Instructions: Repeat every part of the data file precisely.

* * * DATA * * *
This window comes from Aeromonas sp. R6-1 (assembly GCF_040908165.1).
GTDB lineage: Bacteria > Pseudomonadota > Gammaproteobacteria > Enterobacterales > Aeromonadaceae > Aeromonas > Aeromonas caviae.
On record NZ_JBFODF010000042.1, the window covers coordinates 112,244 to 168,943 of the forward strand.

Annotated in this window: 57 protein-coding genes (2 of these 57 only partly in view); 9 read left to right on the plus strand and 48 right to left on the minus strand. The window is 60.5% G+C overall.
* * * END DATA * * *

This window comes from Aeromonas sp. R6-1 (assembly GCF_040908165.1).
GTDB lineage: Bacteria > Pseudomonadota > Gammaproteobacteria > Enterobacterales > Aeromonadaceae > Aeromonas > Aeromonas caviae.
On record NZ_JBFODF010000042.1, the window covers coordinates 112,244 to 168,943 of the forward strand.

Annotated in this window: 57 protein-coding genes (2 of these 57 only partly in view); 9 read left to right on the plus strand and 48 right to left on the minus strand. The window is 60.5% G+C overall.